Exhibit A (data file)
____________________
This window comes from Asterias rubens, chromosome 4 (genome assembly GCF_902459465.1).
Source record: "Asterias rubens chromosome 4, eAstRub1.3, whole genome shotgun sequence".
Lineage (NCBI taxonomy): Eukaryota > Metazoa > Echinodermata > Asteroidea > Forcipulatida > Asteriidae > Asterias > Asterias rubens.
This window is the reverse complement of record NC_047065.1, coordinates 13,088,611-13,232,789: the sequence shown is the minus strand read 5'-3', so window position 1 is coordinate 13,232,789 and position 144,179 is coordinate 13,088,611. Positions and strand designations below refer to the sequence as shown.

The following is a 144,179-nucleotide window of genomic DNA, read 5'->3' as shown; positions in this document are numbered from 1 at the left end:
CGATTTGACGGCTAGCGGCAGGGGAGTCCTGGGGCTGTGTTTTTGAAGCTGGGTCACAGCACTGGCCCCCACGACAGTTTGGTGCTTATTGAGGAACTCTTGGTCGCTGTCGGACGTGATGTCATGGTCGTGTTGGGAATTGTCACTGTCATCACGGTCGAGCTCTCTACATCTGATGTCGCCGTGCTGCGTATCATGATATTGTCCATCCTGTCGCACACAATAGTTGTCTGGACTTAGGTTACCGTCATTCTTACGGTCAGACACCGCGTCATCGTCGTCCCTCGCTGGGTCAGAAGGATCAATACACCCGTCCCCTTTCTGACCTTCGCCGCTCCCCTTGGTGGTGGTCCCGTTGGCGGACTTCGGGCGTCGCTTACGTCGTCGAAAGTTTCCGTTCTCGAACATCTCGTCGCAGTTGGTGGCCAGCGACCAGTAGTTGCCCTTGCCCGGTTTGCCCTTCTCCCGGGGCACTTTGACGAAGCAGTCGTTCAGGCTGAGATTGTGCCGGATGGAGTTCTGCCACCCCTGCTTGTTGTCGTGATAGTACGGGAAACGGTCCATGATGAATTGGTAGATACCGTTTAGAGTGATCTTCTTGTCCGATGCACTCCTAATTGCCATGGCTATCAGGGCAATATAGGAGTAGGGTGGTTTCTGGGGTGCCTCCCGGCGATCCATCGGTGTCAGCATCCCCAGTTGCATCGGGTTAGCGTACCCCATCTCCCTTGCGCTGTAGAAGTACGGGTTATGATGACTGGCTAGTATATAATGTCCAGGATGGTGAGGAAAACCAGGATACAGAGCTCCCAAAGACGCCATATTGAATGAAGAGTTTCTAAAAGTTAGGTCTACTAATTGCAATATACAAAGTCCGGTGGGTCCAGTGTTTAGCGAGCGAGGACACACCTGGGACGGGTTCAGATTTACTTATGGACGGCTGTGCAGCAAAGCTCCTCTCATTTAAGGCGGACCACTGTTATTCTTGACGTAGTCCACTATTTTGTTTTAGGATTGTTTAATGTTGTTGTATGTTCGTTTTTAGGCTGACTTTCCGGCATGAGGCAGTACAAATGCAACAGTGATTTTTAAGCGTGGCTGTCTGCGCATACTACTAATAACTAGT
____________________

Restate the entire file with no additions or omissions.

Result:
This window comes from Asterias rubens, chromosome 4 (genome assembly GCF_902459465.1).
Source record: "Asterias rubens chromosome 4, eAstRub1.3, whole genome shotgun sequence".
Lineage (NCBI taxonomy): Eukaryota > Metazoa > Echinodermata > Asteroidea > Forcipulatida > Asteriidae > Asterias > Asterias rubens.
This window is the reverse complement of record NC_047065.1, coordinates 13,088,611-13,232,789: the sequence shown is the minus strand read 5'-3', so window position 1 is coordinate 13,232,789 and position 144,179 is coordinate 13,088,611. Positions and strand designations below refer to the sequence as shown.

The following is a 144,179-nucleotide window of genomic DNA, read 5'->3' as shown; positions in this document are numbered from 1 at the left end:
CGATTTGACGGCTAGCGGCAGGGGAGTCCTGGGGCTGTGTTTTTGAAGCTGGGTCACAGCACTGGCCCCCACGACAGTTTGGTGCTTATTGAGGAACTCTTGGTCGCTGTCGGACGTGATGTCATGGTCGTGTTGGGAATTGTCACTGTCATCACGGTCGAGCTCTCTACATCTGATGTCGCCGTGCTGCGTATCATGATATTGTCCATCCTGTCGCACACAATAGTTGTCTGGACTTAGGTTACCGTCATTCTTACGGTCAGACACCGCGTCATCGTCGTCCCTCGCTGGGTCAGAAGGATCAATACACCCGTCCCCTTTCTGACCTTCGCCGCTCCCCTTGGTGGTGGTCCCGTTGGCGGACTTCGGGCGTCGCTTACGTCGTCGAAAGTTTCCGTTCTCGAACATCTCGTCGCAGTTGGTGGCCAGCGACCAGTAGTTGCCCTTGCCCGGTTTGCCCTTCTCCCGGGGCACTTTGACGAAGCAGTCGTTCAGGCTGAGATTGTGCCGGATGGAGTTCTGCCACCCCTGCTTGTTGTCGTGATAGTACGGGAAACGGTCCATGATGAATTGGTAGATACCGTTTAGAGTGATCTTCTTGTCCGATGCACTCCTAATTGCCATGGCTATCAGGGCAATATAGGAGTAGGGTGGTTTCTGGGGTGCCTCCCGGCGATCCATCGGTGTCAGCATCCCCAGTTGCATCGGGTTAGCGTACCCCATCTCCCTTGCGCTGTAGAAGTACGGGTTATGATGACTGGCTAGTATATAATGTCCAGGATGGTGAGGAAAACCAGGATACAGAGCTCCCAAAGACGCCATATTGAATGAAGAGTTTCTAAAAGTTAGGTCTACTAATTGCAATATACAAAGTCCGGTGGGTCCAGTGTTTAGCGAGCGAGGACACACCTGGGACGGGTTCAGATTTACTTATGGACGGCTGTGCAGCAAAGCTCCTCTCATTTAAGGCGGACCACTGTTATTCTTGACGTAGTCCACTATTTTGTTTTAGGATTGTTTAATGTTGTTGTATGTTCGTTTTTAGGCTGACTTTCCGGCATGAGGCAGTACAAATGCAACAGTGATTTTTAAGCGTGGCTGTCTGCGCATACTACTAATAACTAGT